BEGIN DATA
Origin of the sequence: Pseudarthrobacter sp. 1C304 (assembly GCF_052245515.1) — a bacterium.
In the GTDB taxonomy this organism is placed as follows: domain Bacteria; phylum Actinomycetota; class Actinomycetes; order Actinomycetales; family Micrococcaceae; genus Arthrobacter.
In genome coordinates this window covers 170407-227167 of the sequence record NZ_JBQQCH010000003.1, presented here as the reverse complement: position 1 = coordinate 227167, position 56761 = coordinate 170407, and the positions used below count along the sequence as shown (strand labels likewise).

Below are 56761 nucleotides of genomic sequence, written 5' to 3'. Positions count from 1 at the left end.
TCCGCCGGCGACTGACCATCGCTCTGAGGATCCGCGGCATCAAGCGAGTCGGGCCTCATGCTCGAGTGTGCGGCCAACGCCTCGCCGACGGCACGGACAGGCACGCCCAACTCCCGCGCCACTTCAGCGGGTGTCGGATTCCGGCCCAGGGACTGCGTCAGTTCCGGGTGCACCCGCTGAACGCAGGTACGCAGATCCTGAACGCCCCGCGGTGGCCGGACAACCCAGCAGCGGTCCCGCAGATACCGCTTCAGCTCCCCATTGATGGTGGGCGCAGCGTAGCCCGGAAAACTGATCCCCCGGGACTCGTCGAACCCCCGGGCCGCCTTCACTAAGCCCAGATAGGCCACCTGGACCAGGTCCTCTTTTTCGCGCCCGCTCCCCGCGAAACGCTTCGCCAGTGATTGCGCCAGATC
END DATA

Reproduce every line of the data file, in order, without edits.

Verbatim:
Origin of the sequence: Pseudarthrobacter sp. 1C304 (assembly GCF_052245515.1) — a bacterium.
In the GTDB taxonomy this organism is placed as follows: domain Bacteria; phylum Actinomycetota; class Actinomycetes; order Actinomycetales; family Micrococcaceae; genus Arthrobacter.
In genome coordinates this window covers 170407-227167 of the sequence record NZ_JBQQCH010000003.1, presented here as the reverse complement: position 1 = coordinate 227167, position 56761 = coordinate 170407, and the positions used below count along the sequence as shown (strand labels likewise).

Below are 56761 nucleotides of genomic sequence, written 5' to 3'. Positions count from 1 at the left end.
TCCGCCGGCGACTGACCATCGCTCTGAGGATCCGCGGCATCAAGCGAGTCGGGCCTCATGCTCGAGTGTGCGGCCAACGCCTCGCCGACGGCACGGACAGGCACGCCCAACTCCCGCGCCACTTCAGCGGGTGTCGGATTCCGGCCCAGGGACTGCGTCAGTTCCGGGTGCACCCGCTGAACGCAGGTACGCAGATCCTGAACGCCCCGCGGTGGCCGGACAACCCAGCAGCGGTCCCGCAGATACCGCTTCAGCTCCCCATTGATGGTGGGCGCAGCGTAGCCCGGAAAACTGATCCCCCGGGACTCGTCGAACCCCCGGGCCGCCTTCACTAAGCCCAGATAGGCCACCTGGACCAGGTCCTCTTTTTCGCGCCCGCTCCCCGCGAAACGCTTCGCCAGTGATTGCGCCAGATC